Maggie L. Walker National Historic Site

This week, the federal government declared the first new federal holiday since 1983 when President Reagan made Martin Luther King Day a federal holiday. This new holiday – “Juneteenth” – commemorates emancipation and will be held each year on June 19th. It was on this day in 1865 when a Union general informed African Americans in Galveston Texas that the Civil War had ended and they were now free. Amazingly, this was over 2 years after President Lincoln declared the end of slavery.

This new holiday made us think about one of the national park units that left a huge impression on us. It was Maggie L. Walker National Historic Site in Richmond, Virginia. Prior to our visit, we knew nothing about Maggie L. Walker, nor really much at all about this period of our history. But the ranger who led our tour of her house was incredible. He brought history alive, and really helped us to understand what an influential woman Maggie L. Walker was.

Even if you can’t visit the national historic site, you can read about her. There are lots of articles and books about Maggie L. Walker. She was a fascinating lady. Born in 1864, she never knew slavery, but worked tirelessly her entire life to help improve the lot of African Americans. You will learn that she was a member, and then leader, of the Independent Order of St. Luke (IOSL) and that she was the first woman founder and president  of a bank. It was her idea and business acumen that turned an idea of establishing a “penny savings bank” into a financial institution that thrived for over 100 years and helped empower thousands of African Americans.

Her accomplishments were huge, especially for that time and place. But what stayed with us the most were the stories that the ranger shared… how Maggie was able to protect her dad from swindlers at the market because she was able to read and do arithmetic, how she helped her mother deliver laundry to keep the family solvent, and how she continuously worked even after she was confined to a wheelchair. It is that personal connection the ranger had with this place that make visiting this national historic site so special.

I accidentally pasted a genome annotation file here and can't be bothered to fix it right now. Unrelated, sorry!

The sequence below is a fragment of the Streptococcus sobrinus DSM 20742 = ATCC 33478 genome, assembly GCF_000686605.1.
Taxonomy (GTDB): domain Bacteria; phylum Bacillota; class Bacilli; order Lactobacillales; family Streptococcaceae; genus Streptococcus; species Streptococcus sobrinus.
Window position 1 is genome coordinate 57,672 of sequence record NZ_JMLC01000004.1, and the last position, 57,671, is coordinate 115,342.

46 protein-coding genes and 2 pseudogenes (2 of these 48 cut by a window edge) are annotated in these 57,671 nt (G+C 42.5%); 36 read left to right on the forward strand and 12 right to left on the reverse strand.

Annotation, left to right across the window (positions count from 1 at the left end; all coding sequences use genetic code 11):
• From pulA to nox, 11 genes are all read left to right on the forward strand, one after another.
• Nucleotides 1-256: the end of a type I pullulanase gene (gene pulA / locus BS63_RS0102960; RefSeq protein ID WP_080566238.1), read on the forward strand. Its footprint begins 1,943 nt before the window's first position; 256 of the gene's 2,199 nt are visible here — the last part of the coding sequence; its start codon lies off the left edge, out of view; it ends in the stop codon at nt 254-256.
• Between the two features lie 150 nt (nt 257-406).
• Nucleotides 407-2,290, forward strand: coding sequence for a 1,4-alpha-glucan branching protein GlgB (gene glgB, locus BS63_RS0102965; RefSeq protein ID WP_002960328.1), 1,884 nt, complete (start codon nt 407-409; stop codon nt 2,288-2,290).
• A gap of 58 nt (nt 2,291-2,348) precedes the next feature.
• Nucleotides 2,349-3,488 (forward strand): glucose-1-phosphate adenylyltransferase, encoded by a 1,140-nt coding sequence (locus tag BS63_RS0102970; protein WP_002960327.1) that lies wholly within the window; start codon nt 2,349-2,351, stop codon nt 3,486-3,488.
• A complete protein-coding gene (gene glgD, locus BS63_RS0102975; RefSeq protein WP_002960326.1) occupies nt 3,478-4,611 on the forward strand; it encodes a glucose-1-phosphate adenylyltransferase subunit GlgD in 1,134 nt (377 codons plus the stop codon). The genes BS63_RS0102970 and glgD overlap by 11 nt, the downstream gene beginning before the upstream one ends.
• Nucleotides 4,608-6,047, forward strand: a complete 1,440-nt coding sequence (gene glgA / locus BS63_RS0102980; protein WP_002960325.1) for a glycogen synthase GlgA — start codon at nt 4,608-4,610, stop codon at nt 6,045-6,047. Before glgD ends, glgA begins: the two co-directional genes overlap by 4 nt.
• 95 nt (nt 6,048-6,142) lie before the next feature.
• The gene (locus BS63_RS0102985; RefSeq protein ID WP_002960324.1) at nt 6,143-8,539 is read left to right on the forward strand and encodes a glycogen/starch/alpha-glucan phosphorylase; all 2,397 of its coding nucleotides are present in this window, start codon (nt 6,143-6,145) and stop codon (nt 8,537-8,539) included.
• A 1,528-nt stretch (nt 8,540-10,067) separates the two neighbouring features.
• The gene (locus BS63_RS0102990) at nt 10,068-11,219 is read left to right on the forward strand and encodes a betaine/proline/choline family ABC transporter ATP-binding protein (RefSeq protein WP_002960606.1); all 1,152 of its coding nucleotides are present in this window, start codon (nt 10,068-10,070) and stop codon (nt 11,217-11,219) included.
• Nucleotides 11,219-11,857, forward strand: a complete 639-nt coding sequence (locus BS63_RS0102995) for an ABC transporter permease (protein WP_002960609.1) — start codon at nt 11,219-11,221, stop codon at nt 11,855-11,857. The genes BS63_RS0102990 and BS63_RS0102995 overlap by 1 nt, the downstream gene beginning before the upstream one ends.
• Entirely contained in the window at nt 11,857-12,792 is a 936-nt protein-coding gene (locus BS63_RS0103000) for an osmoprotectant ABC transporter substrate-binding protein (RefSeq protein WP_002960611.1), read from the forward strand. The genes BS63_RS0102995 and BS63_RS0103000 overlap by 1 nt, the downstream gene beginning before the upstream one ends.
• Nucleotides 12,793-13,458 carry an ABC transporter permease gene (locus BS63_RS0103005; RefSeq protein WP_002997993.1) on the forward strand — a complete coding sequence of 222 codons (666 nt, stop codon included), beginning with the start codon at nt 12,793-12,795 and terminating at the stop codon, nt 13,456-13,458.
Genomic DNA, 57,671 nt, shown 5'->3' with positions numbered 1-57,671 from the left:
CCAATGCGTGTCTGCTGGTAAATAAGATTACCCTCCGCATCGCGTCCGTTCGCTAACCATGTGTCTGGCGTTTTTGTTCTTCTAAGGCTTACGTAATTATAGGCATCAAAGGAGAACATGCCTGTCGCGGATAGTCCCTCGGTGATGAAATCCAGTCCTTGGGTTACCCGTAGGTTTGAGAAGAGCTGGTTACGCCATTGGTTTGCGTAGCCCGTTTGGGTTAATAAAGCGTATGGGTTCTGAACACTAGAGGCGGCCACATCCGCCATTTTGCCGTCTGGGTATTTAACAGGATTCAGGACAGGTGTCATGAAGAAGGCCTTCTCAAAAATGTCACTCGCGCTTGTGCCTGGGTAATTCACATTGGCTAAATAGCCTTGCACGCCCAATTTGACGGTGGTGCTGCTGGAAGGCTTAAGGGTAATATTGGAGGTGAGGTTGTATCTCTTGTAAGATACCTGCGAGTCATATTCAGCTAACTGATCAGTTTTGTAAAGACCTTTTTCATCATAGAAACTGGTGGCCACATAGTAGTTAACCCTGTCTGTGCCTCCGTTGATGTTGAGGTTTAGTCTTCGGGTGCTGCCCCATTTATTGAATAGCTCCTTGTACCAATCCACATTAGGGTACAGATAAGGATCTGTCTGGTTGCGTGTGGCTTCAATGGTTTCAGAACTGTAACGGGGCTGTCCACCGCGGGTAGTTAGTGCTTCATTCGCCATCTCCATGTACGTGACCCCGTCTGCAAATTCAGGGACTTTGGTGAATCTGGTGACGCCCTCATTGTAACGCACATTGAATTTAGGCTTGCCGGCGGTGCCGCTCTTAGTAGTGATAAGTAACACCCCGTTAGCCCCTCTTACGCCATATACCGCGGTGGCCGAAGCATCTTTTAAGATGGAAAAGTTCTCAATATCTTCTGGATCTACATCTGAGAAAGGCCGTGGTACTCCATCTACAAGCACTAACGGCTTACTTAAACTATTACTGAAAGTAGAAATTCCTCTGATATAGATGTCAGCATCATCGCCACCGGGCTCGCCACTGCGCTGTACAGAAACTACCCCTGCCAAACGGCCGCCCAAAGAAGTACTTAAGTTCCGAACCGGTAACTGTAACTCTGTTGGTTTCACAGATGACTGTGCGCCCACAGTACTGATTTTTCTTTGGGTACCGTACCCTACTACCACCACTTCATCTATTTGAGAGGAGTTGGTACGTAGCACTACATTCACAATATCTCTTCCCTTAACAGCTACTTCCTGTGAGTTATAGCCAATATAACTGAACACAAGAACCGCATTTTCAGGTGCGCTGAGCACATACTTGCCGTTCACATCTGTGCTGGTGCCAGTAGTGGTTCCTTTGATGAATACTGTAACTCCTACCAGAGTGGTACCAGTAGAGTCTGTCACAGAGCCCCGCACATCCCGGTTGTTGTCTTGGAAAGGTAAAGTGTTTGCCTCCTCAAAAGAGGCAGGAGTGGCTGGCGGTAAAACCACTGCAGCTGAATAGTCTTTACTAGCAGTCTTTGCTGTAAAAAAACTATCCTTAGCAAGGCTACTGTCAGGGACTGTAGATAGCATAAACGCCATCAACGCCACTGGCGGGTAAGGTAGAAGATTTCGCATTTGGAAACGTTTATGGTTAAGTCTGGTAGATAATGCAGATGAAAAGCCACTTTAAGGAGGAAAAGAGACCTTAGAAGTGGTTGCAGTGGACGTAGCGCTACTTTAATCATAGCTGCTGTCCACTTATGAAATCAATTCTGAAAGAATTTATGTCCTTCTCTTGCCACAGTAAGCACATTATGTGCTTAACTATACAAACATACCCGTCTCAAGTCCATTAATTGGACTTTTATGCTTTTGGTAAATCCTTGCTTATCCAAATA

Her home was a testament to her success… a Victorian mansion in Jackson Ward, one of the most prosperous black communities in the United States. She had installed electric lights and central heating, fairly unusual in the early twentieth century. She also owned a series of luxurious cars – a Peerless, Packard and Pierce-Arrow. When she became disabled, she installed an elevator in her home, reconfigured the back seat of her car to accommodate her wheelchair and hired a driver. She was a force that could not be stopped!

Like so many national park units, Maggie L. Walker National Historic Site captures and commemorates a special part of our nation’s history. We highly recommend a visit there, especially if you have a daughter or grand-daughter. Maggie L. Walker is truly a role model to all women.

Other Things to See in Richmond 

Not only is Richmond the site of Maggie L. Walker Historic Site, it is the present-day capital of Virginia and was the capital of the Confederacy during the Civil War. The entire area is rich in history. A walking or driving tour of the city takes you through historic neighborhoods, past the “White House” of the Confederacy and the Virginia Capitol Building, down Monument Avenue and past the Virginia Washington Monument where a mounted George Washington is riding off to battle.

Virginia Washington Monument

Visit Maggie L. Walker’s home, tour the Jackson Ward National Historic Landmark District and spend some time at the Black History Museum and Cultural Center of America

Richmond is also home to the Richmond National Battlefield Park. The visitor center is at the site of the Tredegar Iron Works; a very interesting place to visit. This iron works provided half the artillery used by the Confederate armies.

For those interested in the civil war, there are several battlefields in near proximity and you can also visit Chimborazo Hospital and Medical Museum, the largest medical camp in the Confederacy.

There is certainly lots to see and do in Richmond and the surrounding area.

Need Help Planning Your Visits?

If you would like to explore this or other National Park Units, but need a bit help in the planning, please give us a call at (480) 609-3978. We are happy to offer customized trip planning.



Like this info, please share it...Share on Facebook
Tweet about this on Twitter
Pin on Pinterest
Share on LinkedIn
Email this to someone